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Hubble Spots Oldest Galaxies Yet

5 January 2010 (All day)
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NASA, ESA, G. Innlingworth, R. Bouwens(UC Santa Cruz), and the HUDF09 Team

Deeper than ever. In new Hubble images, astronomers have discovered seven galaxies that date back to between 600 million and 800 million years after the big bang.

WASHINGTON, D.C.--The oldest galaxies ever seen and a black hole on a diet were two of the highlights here today at the meeting of the American Astronomical Society.

Sifting through images taken by the newly refurbished Hubble Space Telescope, astronomers have spotted seven galaxies that date back to a mere 600 million to 800 million years after the big bang--the earliest galaxies found so far by 200 million years. That takes researchers close to the primordial stage of cosmic evolution, when the first galaxies were coming to life.

Astronomers have already learned a few things about the newly discovered galaxies. One is that they are tiny compared with contemporary galaxies--barely 5% the size of the Milky Way and less than 1% its mass. "These are the seeds of the great galaxies of today," says Garth Illingworth of the University of California, Santa Cruz. Illingworth led the survey team that took the new images using Wide Field Camera 3, one of two new instruments mounted on the Hubble in a servicing mission last year.

The other striking fact about the galaxies is that they are populated by stars that formed 300 million years prior to the time stamp of the galaxies themselves. That pushes back the earliest star-forming days of the universe to within a few hundred million years of the big bang--a blink of an eye in astronomical time.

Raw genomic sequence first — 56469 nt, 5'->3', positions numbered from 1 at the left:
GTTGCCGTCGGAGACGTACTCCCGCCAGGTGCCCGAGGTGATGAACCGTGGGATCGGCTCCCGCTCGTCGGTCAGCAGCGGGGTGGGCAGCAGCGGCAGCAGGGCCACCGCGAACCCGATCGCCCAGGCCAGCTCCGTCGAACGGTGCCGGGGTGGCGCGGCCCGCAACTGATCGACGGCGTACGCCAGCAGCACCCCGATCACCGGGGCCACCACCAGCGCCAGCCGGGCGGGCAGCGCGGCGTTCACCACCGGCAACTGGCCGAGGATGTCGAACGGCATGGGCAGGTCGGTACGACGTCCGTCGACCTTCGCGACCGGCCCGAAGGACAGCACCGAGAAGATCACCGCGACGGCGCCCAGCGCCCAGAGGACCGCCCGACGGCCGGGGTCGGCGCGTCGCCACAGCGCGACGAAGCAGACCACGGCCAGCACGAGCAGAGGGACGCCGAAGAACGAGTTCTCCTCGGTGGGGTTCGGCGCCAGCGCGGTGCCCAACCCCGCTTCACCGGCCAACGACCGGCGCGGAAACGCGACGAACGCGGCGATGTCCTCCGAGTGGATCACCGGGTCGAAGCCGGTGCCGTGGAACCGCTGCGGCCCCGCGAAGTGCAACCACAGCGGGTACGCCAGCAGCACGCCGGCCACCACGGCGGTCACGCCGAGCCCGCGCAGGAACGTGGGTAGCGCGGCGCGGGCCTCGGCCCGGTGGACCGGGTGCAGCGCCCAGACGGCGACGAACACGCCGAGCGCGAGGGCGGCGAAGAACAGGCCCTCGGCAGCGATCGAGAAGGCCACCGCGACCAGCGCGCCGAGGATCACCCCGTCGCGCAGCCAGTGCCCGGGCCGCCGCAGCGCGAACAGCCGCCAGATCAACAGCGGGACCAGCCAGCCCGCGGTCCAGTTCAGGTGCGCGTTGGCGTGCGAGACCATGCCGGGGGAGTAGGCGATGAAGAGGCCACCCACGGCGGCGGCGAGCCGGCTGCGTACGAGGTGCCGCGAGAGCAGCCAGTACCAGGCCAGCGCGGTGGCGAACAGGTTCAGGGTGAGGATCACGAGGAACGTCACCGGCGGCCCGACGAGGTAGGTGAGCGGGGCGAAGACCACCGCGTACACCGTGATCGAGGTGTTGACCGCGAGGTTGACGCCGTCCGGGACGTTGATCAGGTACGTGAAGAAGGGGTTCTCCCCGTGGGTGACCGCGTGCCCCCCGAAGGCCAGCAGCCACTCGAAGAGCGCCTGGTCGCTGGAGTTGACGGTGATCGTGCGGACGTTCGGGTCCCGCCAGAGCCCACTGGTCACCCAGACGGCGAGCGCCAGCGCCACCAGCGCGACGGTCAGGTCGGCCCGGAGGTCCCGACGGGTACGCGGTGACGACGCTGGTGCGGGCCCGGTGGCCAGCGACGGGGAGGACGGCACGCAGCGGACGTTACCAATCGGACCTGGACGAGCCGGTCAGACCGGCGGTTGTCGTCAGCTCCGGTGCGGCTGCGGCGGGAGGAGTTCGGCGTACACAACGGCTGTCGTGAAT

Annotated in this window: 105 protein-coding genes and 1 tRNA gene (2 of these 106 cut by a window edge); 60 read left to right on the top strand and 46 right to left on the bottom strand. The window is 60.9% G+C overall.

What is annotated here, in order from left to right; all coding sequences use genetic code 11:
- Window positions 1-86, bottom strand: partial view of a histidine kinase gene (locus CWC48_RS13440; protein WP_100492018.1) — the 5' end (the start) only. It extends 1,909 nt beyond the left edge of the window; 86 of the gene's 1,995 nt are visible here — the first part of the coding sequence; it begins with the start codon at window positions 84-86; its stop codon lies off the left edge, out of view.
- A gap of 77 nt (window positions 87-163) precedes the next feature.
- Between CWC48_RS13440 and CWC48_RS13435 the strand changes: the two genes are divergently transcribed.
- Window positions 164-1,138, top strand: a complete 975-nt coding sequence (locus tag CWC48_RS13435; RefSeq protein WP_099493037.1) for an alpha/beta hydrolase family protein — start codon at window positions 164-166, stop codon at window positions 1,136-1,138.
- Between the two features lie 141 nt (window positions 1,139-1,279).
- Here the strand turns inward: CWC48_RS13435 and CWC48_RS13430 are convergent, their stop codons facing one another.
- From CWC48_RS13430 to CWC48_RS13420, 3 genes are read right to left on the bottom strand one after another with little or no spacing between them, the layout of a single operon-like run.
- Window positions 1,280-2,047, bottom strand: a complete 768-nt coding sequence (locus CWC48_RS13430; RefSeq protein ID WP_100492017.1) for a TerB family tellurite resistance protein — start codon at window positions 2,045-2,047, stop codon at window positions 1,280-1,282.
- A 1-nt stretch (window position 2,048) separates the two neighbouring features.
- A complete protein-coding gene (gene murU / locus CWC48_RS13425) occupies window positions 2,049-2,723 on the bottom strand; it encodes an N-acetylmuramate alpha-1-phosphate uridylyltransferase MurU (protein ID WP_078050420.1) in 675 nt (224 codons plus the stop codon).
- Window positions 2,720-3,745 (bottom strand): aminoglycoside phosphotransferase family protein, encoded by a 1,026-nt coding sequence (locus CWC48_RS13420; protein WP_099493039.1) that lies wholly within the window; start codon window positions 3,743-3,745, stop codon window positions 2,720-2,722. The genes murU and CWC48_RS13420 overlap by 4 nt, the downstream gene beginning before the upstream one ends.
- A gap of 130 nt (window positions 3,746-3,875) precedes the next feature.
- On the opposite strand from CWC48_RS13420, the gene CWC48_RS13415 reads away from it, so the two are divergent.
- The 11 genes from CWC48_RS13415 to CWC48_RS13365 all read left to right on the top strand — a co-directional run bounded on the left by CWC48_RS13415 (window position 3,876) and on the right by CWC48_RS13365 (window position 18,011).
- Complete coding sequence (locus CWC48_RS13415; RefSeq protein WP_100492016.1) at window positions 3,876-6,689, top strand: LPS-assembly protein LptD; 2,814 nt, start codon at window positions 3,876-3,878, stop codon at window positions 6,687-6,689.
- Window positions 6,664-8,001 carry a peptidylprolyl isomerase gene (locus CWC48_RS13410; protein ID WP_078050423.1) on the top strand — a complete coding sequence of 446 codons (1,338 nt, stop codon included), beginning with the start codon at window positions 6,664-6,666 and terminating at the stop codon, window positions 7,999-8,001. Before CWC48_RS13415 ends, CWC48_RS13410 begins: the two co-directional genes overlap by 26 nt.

By comparison, our Milky Way galaxy is a fully developed modern entity--and today we learned a bit more about it as well. Black holes are monsters that supposedly consume everything that comes close to them, yet the supermassive black hole at the heart of the Milky Way has been known to eat up only a tiny fraction of the gas and dust blowing in from massive young stars nearby. Astronomers have estimated that this fraction ought to be about 1% of the total fuel that lies within reach of the black hole. But in the case of the Milky Way's central black hole--known as Sagittarius (Sgr) A*--that fraction turns out to be even smaller: a tiny 1% of 1%. Why does Sgr A* eat so little?

A possible answer comes from a new model of the black hole's feeding behavior, presented by a team led by Roman Shcherbakov, an x-ray astronomer at Harvard University. Based on data taken by NASA's Chandra X-ray Observatory, the model takes into account how energy flows between two regions around the black hole--an inner core close to the boundary beyond which light cannot escape (the event horizon) and an outer ring that extends far out and includes the massive young stars lurking near the black hole. Energy released from the collisions of particles within the hot core travels to the outer part through conduction, causing pressure that drives much of the gas in the outer region beyond the reach of the black hole.

One way to validate the model is to predict how the x-ray brightness of gas around the black hole would vary as one travels outward from the center. Shcherbakov says the model has passed this test swimmingly.

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